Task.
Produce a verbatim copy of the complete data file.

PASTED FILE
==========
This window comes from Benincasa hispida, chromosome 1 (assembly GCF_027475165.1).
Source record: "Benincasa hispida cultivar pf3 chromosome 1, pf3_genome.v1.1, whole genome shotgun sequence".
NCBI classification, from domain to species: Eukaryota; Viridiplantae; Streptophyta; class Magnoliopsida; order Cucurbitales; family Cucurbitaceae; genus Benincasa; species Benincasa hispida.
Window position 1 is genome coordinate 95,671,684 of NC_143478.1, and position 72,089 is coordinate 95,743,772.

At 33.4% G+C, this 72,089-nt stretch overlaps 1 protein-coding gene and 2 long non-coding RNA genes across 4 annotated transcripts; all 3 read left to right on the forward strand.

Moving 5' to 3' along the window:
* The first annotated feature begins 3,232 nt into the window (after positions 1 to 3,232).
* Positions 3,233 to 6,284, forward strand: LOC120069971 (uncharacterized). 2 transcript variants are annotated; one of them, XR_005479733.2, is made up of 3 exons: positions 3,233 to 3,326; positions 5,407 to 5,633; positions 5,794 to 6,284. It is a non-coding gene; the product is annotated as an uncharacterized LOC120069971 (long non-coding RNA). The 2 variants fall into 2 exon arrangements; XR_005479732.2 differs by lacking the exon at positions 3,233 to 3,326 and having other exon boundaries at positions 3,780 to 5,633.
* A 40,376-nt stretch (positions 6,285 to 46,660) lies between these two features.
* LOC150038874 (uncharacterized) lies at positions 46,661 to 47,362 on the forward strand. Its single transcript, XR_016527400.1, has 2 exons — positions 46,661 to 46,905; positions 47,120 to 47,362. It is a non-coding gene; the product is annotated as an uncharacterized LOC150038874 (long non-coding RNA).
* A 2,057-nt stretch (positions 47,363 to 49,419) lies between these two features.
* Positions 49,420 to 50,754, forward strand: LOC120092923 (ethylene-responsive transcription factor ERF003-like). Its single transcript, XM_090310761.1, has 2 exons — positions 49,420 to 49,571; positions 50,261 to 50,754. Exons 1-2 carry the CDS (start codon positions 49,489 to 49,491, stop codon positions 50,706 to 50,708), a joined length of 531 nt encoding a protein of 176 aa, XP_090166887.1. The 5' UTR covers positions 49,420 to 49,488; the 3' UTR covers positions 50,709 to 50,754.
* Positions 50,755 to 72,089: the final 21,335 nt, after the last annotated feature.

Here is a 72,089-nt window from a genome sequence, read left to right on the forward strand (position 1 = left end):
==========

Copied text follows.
This window comes from Benincasa hispida, chromosome 1 (assembly GCF_027475165.1).
Source record: "Benincasa hispida cultivar pf3 chromosome 1, pf3_genome.v1.1, whole genome shotgun sequence".
NCBI classification, from domain to species: Eukaryota; Viridiplantae; Streptophyta; class Magnoliopsida; order Cucurbitales; family Cucurbitaceae; genus Benincasa; species Benincasa hispida.
Window position 1 is genome coordinate 95,671,684 of NC_143478.1, and position 72,089 is coordinate 95,743,772.

At 33.4% G+C, this 72,089-nt stretch overlaps 1 protein-coding gene and 2 long non-coding RNA genes across 4 annotated transcripts; all 3 read left to right on the forward strand.

Moving 5' to 3' along the window:
* The first annotated feature begins 3,232 nt into the window (after positions 1 to 3,232).
* Positions 3,233 to 6,284, forward strand: LOC120069971 (uncharacterized). 2 transcript variants are annotated; one of them, XR_005479733.2, is made up of 3 exons: positions 3,233 to 3,326; positions 5,407 to 5,633; positions 5,794 to 6,284. It is a non-coding gene; the product is annotated as an uncharacterized LOC120069971 (long non-coding RNA). The 2 variants fall into 2 exon arrangements; XR_005479732.2 differs by lacking the exon at positions 3,233 to 3,326 and having other exon boundaries at positions 3,780 to 5,633.
* A 40,376-nt stretch (positions 6,285 to 46,660) lies between these two features.
* LOC150038874 (uncharacterized) lies at positions 46,661 to 47,362 on the forward strand. Its single transcript, XR_016527400.1, has 2 exons — positions 46,661 to 46,905; positions 47,120 to 47,362. It is a non-coding gene; the product is annotated as an uncharacterized LOC150038874 (long non-coding RNA).
* A 2,057-nt stretch (positions 47,363 to 49,419) lies between these two features.
* Positions 49,420 to 50,754, forward strand: LOC120092923 (ethylene-responsive transcription factor ERF003-like). Its single transcript, XM_090310761.1, has 2 exons — positions 49,420 to 49,571; positions 50,261 to 50,754. Exons 1-2 carry the CDS (start codon positions 49,489 to 49,491, stop codon positions 50,706 to 50,708), a joined length of 531 nt encoding a protein of 176 aa, XP_090166887.1. The 5' UTR covers positions 49,420 to 49,488; the 3' UTR covers positions 50,709 to 50,754.
* Positions 50,755 to 72,089: the final 21,335 nt, after the last annotated feature.

Here is a 72,089-nt window from a genome sequence, read left to right on the forward strand (position 1 = left end):